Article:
How to Make an Oil Drum Pig Roaster

Pig roasts are a popular pastime in many cultures and countries. You can make your own pig roaster out of an old oil drum with the proper tools and equipment. Oil drums make perfect pig roasters because you can lay them on their side and make a lid to cover the pig while it is cooking. Roasting a pig can take an entire day, so make sure to invite the whole neighbourhood over to enjoy the festivities.

Acquire a 55-gallon oil drum from a junkyard or a manufacturing plant that uses drums to ship or store liquids. Make sure that your drum was not used to store toxins before turning it into a pig roaster.

Draw a line with permanent marker down the sides of the drum as a guideline for cutting it in half. Cut the oil drum in half lengthwise (from top to bottom) using an angle grinder. Be careful of flying sparks igniting if the drum was used to store flammable liquids. Cut the line very straight so both drum pieces fit properly when you attach your hinges.

Attach hinges to one side of the barrel so you can open and close it. With a welder, weld the hinge brackets on the top half of the drum and the bottom half, so it can open like a clamshell.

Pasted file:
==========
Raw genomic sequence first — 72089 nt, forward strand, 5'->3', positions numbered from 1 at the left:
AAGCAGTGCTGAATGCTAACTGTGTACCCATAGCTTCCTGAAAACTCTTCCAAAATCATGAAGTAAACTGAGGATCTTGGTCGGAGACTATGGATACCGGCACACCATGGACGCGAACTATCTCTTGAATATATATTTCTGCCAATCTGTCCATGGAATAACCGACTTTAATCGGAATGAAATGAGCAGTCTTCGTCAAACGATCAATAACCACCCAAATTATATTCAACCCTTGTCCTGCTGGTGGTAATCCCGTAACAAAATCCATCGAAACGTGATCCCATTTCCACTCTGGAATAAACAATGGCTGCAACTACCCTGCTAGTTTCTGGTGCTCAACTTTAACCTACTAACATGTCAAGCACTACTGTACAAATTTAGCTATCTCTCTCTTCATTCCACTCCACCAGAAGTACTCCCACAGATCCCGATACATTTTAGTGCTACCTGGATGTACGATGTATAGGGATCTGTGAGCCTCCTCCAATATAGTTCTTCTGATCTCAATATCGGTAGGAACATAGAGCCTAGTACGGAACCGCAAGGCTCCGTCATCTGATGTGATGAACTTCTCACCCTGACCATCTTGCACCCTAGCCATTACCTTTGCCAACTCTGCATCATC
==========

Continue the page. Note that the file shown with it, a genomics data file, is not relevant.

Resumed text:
Drill approximately 20 ventilation holes along the bottom half of the oil drum. Ventilation holes allow for oxygen to circulate among the coals to keep the fire hot.

Build a frame for the oil drum to sit on so it is off the ground. The frame should be made from 2-inch angle iron welded together. Make a 20-by-35-inch metal rectangle that the 55-gallon drum can nestle into. Weld on four legs, one at each corner. The legs should bring the barrel to about tabletop height. Put crossbars along the side legs to support the frame and keep it from wobbling.

Make the spit with a 1-inch-diameter all-steel bar. The bar should be 5 to 6 feet long. Cut a round notch or groove into either end of the bottom half of the oil barrel for the spit to rest on. Weld a hand crank or mechanised crank to the steel bar to turn the spit.

Clean your oil drum roaster by burning a couple of hot wood or charcoal fires in it before roasting your first pig.

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